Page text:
No decision of the reviewing court of the State of Washington has passed on the question of law presented by the factual situation in this case. However, the case of Maryland Casualty Co. v. City of Seattle, supra, while involving a different factual situation is strongly indicative. In that case a sewer contractor instituted an action against the City of Seattle for additional compensation because of the necessity for using compressed air in driving a portion of a tunnel, in connection with the installation of sewer lines. The contractor claimed to be entitled to recover the extra compensation on the ground that both parties contemplated the tunnel section would be a normal "free air" job; that certain provisions of the city's plans and specifications embodied in the contract constituted an implied warranty that it would not be necessary to resort to the compressed air method in excavating the tunnel; and that the plans and specifications were insufficient and defective because it was physically impossible to do the work in accordance with the methods which they prescribed. The trial court on conflicting evidence held that the plans and specifications contained no implied warranty either as to ground conditions to be encountered or that the tunnel could be constructed without the use of compressed air. The Supreme Court held that the findings of the trial court should stand, the Supreme Court stating [9 Wash. 2d 606, 116 P.2d 284]:
"Since we have concluded that the contract did not contain any representation or implied warranty as to underground conditions, or that the job was to be done in free air, and that the specifications were not misleading or defective, the principle of law upon which appellants rely clearly is not applicable."
The principle of law relied on by the appellants is that "where plans or specifications lead a public contractor reasonably to believe that conditions indicated therein exist, and may be relied upon in making his bid, he will be entitled to compensation for extra work or expense made necessary by conditions being other than as so represented." In that case, as stated by the court, "There had been no test drilling or other exploratory excavation in this area, and subterranean conditions were unknown to both the contracting parties." As previously stated there is nothing in the case to indicate any withholding of or failure to disclose knowledge or information concerning subsoil conditions. The court, however, recognized the general principle of law urged by the appellants, and stated:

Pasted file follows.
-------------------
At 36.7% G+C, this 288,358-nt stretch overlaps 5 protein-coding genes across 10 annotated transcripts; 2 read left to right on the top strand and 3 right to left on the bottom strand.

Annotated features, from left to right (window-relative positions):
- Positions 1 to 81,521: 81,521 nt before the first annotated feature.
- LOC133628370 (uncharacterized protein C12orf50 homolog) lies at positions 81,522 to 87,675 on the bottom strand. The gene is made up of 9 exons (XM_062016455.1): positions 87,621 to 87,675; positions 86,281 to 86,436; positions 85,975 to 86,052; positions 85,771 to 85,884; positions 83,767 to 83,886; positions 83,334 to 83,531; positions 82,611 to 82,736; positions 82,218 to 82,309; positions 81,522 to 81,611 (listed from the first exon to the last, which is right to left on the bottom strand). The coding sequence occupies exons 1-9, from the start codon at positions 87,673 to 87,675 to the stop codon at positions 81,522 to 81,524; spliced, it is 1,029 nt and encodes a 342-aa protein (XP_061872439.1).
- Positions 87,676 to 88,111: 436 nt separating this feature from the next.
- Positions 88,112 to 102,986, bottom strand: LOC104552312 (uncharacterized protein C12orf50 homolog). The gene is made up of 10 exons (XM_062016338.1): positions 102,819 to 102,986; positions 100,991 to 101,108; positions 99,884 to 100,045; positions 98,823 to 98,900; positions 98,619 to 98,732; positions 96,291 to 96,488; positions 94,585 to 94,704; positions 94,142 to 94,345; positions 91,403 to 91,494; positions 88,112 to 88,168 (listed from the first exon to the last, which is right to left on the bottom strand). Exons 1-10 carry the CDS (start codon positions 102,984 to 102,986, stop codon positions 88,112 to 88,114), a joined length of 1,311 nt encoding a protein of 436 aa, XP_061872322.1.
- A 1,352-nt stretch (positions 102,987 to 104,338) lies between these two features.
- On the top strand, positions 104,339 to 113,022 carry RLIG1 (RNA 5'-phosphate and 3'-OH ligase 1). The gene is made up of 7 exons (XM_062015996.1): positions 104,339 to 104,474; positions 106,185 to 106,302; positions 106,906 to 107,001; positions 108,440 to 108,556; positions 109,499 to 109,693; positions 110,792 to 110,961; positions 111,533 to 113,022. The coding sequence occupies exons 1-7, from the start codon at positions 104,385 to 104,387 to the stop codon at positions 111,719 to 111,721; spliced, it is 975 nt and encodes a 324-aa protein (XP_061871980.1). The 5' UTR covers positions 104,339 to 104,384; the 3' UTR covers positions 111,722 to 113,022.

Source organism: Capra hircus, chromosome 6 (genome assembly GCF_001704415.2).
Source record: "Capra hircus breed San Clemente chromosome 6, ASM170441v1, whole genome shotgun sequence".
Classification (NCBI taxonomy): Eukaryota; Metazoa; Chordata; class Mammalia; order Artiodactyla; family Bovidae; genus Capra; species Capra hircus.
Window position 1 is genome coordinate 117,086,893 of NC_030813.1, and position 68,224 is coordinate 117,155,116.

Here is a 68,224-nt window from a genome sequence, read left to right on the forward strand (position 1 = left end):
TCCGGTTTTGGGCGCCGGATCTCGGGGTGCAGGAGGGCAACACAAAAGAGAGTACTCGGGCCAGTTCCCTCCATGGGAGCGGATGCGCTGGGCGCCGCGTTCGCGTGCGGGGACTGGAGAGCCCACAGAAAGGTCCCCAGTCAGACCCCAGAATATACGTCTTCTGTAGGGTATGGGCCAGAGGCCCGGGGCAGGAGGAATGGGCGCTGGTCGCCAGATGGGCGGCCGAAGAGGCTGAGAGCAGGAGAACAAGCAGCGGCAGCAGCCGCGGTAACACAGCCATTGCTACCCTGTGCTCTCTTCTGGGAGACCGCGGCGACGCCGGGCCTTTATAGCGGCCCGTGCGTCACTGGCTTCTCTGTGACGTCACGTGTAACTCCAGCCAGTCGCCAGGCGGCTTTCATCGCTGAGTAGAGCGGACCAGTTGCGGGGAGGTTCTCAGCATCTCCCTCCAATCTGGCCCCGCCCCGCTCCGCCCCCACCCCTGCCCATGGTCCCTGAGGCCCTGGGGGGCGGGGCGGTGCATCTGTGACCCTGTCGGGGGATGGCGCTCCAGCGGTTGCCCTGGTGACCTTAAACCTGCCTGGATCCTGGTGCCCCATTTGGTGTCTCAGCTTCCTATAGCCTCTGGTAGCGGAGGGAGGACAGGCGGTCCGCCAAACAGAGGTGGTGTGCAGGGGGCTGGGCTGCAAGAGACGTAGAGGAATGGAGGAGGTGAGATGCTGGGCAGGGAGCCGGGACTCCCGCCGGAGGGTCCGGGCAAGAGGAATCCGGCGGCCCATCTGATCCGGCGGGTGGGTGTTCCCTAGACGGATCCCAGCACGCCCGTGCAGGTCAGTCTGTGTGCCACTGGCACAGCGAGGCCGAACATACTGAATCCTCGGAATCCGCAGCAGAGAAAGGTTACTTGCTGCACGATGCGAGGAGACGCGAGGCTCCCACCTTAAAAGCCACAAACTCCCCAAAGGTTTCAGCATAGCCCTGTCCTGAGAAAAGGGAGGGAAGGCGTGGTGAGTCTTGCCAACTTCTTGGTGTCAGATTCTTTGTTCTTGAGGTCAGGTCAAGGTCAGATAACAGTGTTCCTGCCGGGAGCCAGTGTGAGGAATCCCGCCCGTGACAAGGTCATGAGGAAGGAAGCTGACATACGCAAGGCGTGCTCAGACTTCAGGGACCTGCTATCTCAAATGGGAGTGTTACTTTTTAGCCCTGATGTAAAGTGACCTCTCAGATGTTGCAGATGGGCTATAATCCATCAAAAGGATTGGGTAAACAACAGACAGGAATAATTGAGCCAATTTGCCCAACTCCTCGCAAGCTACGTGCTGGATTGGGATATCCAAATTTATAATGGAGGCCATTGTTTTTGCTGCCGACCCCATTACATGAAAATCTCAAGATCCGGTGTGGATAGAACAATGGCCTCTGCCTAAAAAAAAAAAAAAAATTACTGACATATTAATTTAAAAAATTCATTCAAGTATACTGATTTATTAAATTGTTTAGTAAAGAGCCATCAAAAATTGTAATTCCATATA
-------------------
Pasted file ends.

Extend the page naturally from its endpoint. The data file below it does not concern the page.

"The principle has been applied in numerous cases. Two typical and leading ones are Hollerbach v. United States, 233 U.S. 165, 34 S. Ct. 553, 58 L. Ed. 898, and United States v. Atlantic Dredging Co., 253 U.S. 1, 40 S. Ct. 423, 64 L. Ed. 735. The Hollerbach case involved specifications which definitely stated that the dam, which was to be repaired, was backed by broken stone, sawdust and sediment. The backing, in fact, consisted of cribbing of sound logs filled with stones concealed beneath an upper layer of soft sediment. It was held that the contractors were entitled to recover for the additional cost of excavating this material, notwithstanding a clause of the specifications directing prospective bidders to inspect the locality of the work and to make their own estimates of the difficulties to be encountered.